Photo: Panorama retrieved
Juan Germán Roscio’s involvement in Venezuela’s independence is essential, but most Venezuelans ignore why. Born in San Francisco de Tiznados (Guarico) on May 27th, 1763, his father was a Milanese, Cristóbal Roscio, and his mother a mestiza, Paula María Nieves. He didn’t belong to that social stratum that could access university education due to “blood purity” and yet, thanks to the daughter of the Count of San Javier, he went to the university and graduated as a lawyer.
Along with Francisco Isnardy, Roscio wrote the Declaration of Independence signed on July 5th, 1811, birthing the Republic of Venezuela. Later, he was appointed by the Constituent Congress to write the basic principles of the National Constitution, a task he undertook with Francisco Javier Ustáriz and Gabriel de Ponte, until the first Constitution was approved on December 21st, 1811. It remained valid until the fall of the First Republic, in 1812.
Juan Germán Roscio’s involvement in Venezuela’s independence is essential, but most Venezuelans ignore why.
He was imprisoned by Domingo Monteverde’s forces and sent along with other eight patriots to the Cadiz prison, then transferred to the Ceuta prison in North Africa, in 1813. He was finally released in 1815, with the help of British liberal Thomas Richards.
In the Ceuta prison, he wrote his “El triunfo de la libertad sobre el despotismo,” the most comprehensive and profound intellectual effort that any Venezuelan made about the Christian justification for independence. Perhaps there’s no best scholarly work in favor of the independence of Venezuela and the entire Hispanic America region.
Roscio took on the titanic task to find in the Bible the inexorable need of authentic Christians to seek freedom and reject despotism in any of its expressions. His work aimed at showing that sovereign monarchic power has no biblical justification. The book, which also started a new form of writing in Venezuela that would be inherited by none other than José Antonio Ramos Sucre, was written following the Augustinian method of confession, and it’s a prodigy of precision and elegance in the use of language.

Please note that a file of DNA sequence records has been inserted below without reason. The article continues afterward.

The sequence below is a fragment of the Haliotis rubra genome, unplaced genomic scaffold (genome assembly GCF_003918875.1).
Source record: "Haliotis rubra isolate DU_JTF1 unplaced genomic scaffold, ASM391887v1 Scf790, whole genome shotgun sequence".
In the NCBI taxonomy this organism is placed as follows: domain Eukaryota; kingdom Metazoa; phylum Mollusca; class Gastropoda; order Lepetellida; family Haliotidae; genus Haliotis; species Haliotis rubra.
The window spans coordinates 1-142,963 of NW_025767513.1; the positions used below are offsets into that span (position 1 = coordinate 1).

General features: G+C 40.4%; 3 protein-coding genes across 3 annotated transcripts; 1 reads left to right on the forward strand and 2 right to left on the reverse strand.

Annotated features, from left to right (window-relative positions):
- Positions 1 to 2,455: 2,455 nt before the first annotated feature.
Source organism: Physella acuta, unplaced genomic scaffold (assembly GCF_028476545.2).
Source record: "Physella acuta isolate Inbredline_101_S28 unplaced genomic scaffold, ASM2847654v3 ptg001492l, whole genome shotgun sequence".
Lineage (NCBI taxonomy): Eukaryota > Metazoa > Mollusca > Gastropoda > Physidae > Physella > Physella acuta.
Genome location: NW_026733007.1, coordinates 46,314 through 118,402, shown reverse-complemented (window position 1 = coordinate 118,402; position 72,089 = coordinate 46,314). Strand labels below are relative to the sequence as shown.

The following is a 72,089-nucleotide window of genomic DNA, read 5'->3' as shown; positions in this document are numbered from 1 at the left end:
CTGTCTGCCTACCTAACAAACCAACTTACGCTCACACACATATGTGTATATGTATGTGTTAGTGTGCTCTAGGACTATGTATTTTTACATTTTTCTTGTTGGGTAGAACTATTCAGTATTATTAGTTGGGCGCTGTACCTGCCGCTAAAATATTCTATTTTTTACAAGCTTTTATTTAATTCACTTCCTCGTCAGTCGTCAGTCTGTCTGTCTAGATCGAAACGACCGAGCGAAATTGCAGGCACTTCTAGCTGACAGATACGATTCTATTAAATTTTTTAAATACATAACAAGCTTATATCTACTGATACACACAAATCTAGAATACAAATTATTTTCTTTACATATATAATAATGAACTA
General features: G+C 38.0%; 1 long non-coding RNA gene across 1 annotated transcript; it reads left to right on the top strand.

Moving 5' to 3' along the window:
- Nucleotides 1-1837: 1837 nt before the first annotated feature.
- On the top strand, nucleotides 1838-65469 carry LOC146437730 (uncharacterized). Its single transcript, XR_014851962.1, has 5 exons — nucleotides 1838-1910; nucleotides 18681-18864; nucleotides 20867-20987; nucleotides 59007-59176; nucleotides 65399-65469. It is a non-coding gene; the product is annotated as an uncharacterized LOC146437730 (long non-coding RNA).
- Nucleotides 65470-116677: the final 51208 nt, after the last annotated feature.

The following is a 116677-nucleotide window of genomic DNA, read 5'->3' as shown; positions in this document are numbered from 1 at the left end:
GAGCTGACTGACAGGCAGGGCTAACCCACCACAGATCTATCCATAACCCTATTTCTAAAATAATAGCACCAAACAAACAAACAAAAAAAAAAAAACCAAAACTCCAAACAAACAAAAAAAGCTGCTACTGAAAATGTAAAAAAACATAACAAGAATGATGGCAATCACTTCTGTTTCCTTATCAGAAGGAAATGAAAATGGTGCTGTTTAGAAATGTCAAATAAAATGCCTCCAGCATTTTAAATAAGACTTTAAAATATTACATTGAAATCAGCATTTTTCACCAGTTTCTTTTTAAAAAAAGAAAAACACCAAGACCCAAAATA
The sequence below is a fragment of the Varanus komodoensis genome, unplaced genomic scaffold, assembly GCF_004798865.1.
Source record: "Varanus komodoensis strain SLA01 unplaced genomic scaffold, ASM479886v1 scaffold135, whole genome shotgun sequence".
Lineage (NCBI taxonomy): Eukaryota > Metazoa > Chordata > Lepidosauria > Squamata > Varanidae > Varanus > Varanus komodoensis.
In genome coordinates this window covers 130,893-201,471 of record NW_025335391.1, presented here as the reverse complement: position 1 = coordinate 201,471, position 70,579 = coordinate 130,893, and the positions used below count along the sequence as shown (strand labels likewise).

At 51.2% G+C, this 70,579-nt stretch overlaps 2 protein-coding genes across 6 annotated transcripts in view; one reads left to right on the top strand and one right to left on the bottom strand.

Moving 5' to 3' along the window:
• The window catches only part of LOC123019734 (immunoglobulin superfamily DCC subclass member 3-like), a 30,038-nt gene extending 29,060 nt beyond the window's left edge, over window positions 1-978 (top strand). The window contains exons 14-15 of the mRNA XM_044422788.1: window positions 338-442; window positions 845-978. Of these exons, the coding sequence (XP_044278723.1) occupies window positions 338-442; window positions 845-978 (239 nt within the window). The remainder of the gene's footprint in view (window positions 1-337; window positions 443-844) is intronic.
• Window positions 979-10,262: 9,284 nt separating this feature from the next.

The philosophical backdrop of the independence process is Liberalism, as can be surmised, among other things, by reading Roscio’s work, set out on the task to assemble in a single volume his Catholic upbringing and the new liberal ideas that were quite different from the Catholic Church’s stance back then, as it defended the divine right of kings. Roscio’s ideas opposed the status quo of his time; he read the Bible as a modern man, in his historical context, considering its political dimensions and with the necessary critical analysis.
Roscio’s ideas opposed the status quo of his time; he read the Bible as a modern man, in his historical context, considering its political dimensions and with the necessary critical analysis.
“El triunfo de la libertad sobre el despotismo” is a gem, although according to Jesuit priest Luis Ugalde, who knows it in depth, “perhaps there aren’t even ten Venezuelans who have read this work in full.”
Roscio’s work was published in Philadelphia, in 1817, and re-edited twice more in this city, and thrice in Mexico. The first Venezuelan edition was published in 1953, which means that the book was read by very few Venezuelan citizens, since the Mexican edition of the 19th century didn’t circulate all that much. We owe the 1953 edition, like many other things, to the work of Pedro Grases.
The layer of myths that prevents us from seeing the skeleton of Venezuelan history requires many revisions and rereads. One of the most urgent tasks is analyzing the independence process, and expose works like Roscio’s. Please take these humble lines as encouragement to read him.
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